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Proc Natl Acad Sci U S A. 2015 Dec 8;112(49):15042-7. doi: 10.1073/pnas.1512549112. Epub 2015 Nov 23.

Mid-Pleistocene climate transition drives net mass loss from rapidly uplifting St. Elias Mountains, Alaska.

Author information

1
Institute for Geophysics, Jackson School of Geosciences, University of Texas at Austin, Austin, TX 78758-4445; sean@ig.utexas.edu.
2
Department of Geological Sciences, University of Florida, Gainesville, FL 32611-2120;
3
College of Oceanic & Atmospheric Sciences, Oregon State University, Corvallis, OR 97331-5503;
4
Korea Polar Research Institute, Incheon 406-840, Korea;
5
Institut für Geologie und Paläontologie, Universität Münster, 48149 Muenster, Germany;
6
Department of Geology and Geological Engineering, South Dakota School of Mines and Technology, Rapid City, SD 57701;
7
Departamento de Oceanografia Física, Química e Geológica, Instituto Oceanográfico, Universidade de São Paulo, São Paulo, SP 05508-120, Brazil;
8
Department of Earth and Planetary Sciences, Northwestern University, Evanston, IL 60208;
9
Department of Geology, Appalachian State University, Boone, NC 28608;
10
Lamont-Doherty Earth Observatory, Columbia University, Palisades, NY 10964;
11
Department of Geology, Universitetet i Tromsø, Tromso 9037, Norway;
12
Department of Earth and Planetary Sciences, Nagoya University, Nagoya 464-8601, Japan;
13
Department of Marine Geology, First Institute of Oceanography, State Oceanic Administration, Qingdao 266061, People's Republic of China;
14
National Institute of Oceanography, Dona Paula, Goa 403 004, India;
15
Atmosphere and Ocean Research Institute, University of Tokyo, Chiba 277-8564, Japan;
16
Department of Earth and Planetary Sciences, Kyushu University, Fukuoka 812-8581, Japan;
17
International Ocean Discovery Program, Texas A&M University, College Station, TX 77845-9547;
18
School of Civil Engineering and Geosciences, Newcastle University, Newcastle upon Tyne NE1 7RU, United Kingdom;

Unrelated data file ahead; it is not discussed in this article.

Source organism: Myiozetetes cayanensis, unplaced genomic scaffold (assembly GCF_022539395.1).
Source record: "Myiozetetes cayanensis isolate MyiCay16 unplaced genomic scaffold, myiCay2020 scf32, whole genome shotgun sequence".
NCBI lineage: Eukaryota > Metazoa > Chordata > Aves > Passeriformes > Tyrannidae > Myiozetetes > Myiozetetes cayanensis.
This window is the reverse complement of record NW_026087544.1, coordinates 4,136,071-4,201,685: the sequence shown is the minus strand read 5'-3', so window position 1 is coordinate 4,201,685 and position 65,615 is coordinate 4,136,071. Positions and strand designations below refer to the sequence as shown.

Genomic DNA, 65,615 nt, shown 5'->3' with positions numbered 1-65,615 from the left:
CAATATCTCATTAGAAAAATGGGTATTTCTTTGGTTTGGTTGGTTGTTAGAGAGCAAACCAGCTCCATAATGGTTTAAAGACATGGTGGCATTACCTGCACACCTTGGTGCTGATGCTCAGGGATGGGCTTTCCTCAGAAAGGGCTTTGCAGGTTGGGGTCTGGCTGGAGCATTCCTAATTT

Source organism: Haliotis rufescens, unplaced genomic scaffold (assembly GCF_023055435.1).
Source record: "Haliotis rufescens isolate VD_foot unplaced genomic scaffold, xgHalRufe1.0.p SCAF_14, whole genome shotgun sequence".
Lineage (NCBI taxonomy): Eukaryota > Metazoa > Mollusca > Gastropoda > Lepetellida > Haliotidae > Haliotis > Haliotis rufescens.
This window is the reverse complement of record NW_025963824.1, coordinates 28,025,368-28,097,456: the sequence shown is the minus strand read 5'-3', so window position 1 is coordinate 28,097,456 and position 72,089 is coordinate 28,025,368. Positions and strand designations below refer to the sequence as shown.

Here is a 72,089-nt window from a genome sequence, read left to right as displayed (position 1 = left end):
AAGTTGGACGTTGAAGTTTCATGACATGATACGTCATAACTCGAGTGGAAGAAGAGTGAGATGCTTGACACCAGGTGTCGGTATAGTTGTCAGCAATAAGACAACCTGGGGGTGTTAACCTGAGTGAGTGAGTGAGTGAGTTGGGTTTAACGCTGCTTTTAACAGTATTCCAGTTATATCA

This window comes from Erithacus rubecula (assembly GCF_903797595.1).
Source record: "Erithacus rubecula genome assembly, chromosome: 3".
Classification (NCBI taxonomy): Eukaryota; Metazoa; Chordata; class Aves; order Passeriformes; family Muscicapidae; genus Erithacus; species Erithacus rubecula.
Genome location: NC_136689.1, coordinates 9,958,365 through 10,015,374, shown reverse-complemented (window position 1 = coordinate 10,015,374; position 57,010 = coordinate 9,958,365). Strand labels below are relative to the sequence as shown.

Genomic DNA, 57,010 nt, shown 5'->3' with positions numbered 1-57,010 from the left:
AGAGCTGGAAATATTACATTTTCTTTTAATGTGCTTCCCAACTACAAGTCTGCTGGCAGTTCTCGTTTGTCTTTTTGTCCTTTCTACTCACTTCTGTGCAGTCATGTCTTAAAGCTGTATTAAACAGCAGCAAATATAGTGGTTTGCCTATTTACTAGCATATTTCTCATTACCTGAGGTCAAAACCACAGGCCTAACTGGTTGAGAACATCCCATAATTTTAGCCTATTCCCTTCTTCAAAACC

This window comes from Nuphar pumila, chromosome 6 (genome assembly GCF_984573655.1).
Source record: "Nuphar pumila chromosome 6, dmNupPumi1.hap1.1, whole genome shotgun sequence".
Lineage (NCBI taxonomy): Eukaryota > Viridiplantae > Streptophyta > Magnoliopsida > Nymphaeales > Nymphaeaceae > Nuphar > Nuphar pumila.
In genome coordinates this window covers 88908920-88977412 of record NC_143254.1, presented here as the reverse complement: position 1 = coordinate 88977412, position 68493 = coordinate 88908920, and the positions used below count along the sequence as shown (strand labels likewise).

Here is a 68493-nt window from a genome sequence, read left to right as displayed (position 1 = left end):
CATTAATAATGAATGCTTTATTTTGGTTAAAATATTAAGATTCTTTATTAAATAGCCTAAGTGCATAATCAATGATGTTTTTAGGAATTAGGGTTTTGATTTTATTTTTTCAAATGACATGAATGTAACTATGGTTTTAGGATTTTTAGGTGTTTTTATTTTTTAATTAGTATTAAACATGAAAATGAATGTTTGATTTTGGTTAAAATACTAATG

19
Department of Geology and Paleontology, Tohoku University, Sendai 980-8578, Japan;
20
Department of Geography, University of Durham, Durham DH1 3LE, United Kingdom;
21
Department of Geology, University of Otago, Dunedin 9054, New Zealand;
22
Marine Geology and Paleontology, Alfred Wegener Institute, 27568 Bremerhaven, Germany;
23
Department of Earth, Atmospheric and Planetary Sciences, Purdue University, West Lafayette, IN 47907-2051;
24
MARUM - Center for Marine Environmental Sciences, University of Bremen, 28359 Bremen, Germany;
25
Institut des Sciences de la Mer de Rimouski, Université du Québec à Rimouski, Rimouski, QC, Canada G5L 3A1;
26
Research School of Earth Sciences, The Australian National University, Canberra, ACT 0200, Australia;
27
Department of Earth and Planetary Sciences, University of New Mexico, Albuquerque, NM 87131;
28
Camborne School of Mines, College of Engineering, Mathematics & Physical Sciences, University of Exeter, Penryn, Cornwall TR10 9FE, United Kingdom;
29
Department of Geology, University of Cincinnati, Cincinnati, OH 45221-0013;
30
Department of Geology and Geophysics, Texas A&M University, College Station, TX 77843-3115.
31
Institute for Geophysics, Jackson School of Geosciences, University of Texas at Austin, Austin, TX 78758-4445;

Abstract

Erosion, sediment production, and routing on a tectonically active continental margin reflect both tectonic and climatic processes; partitioning the relative importance of these processes remains controversial. Gulf of Alaska contains a preserved sedimentary record of the Yakutat Terrane collision with North America. Because tectonic convergence in the coastal St. Elias orogen has been roughly constant for 6 My, variations in its eroded sediments preserved in the offshore Surveyor Fan constrain a budget of tectonic material influx, erosion, and sediment output. Seismically imaged sediment volumes calibrated with chronologies derived from Integrated Ocean Drilling Program boreholes show that erosion accelerated in response to Northern Hemisphere glacial intensification (∼ 2.7 Ma) and that the 900-km-long Surveyor Channel inception appears to correlate with this event. However, tectonic influx exceeded integrated sediment efflux over the interval 2.8-1.2 Ma. Volumetric erosion accelerated following the onset of quasi-periodic (∼ 100-ky) glacial cycles in the mid-Pleistocene climate transition (1.2-0.7 Ma). Since then, erosion and transport of material out of the orogen has outpaced tectonic influx by 50-80%. Such a rapid net mass loss explains apparent increases in exhumation rates inferred onshore from exposure dates and mapped out-of-sequence fault patterns. The 1.2-My mass budget imbalance must relax back toward equilibrium in balance with tectonic influx over the timescale of orogenic wedge response (millions of years). The St. Elias Range provides a key example of how active orogenic systems respond to transient mass fluxes, and of the possible influence of climate-driven erosive processes that diverge from equilibrium on the million-year scale.

KEYWORDS:

Mid-Pleistocene transition; mass flux; ocean drilling; orogenesis; tectonic−climate interactions

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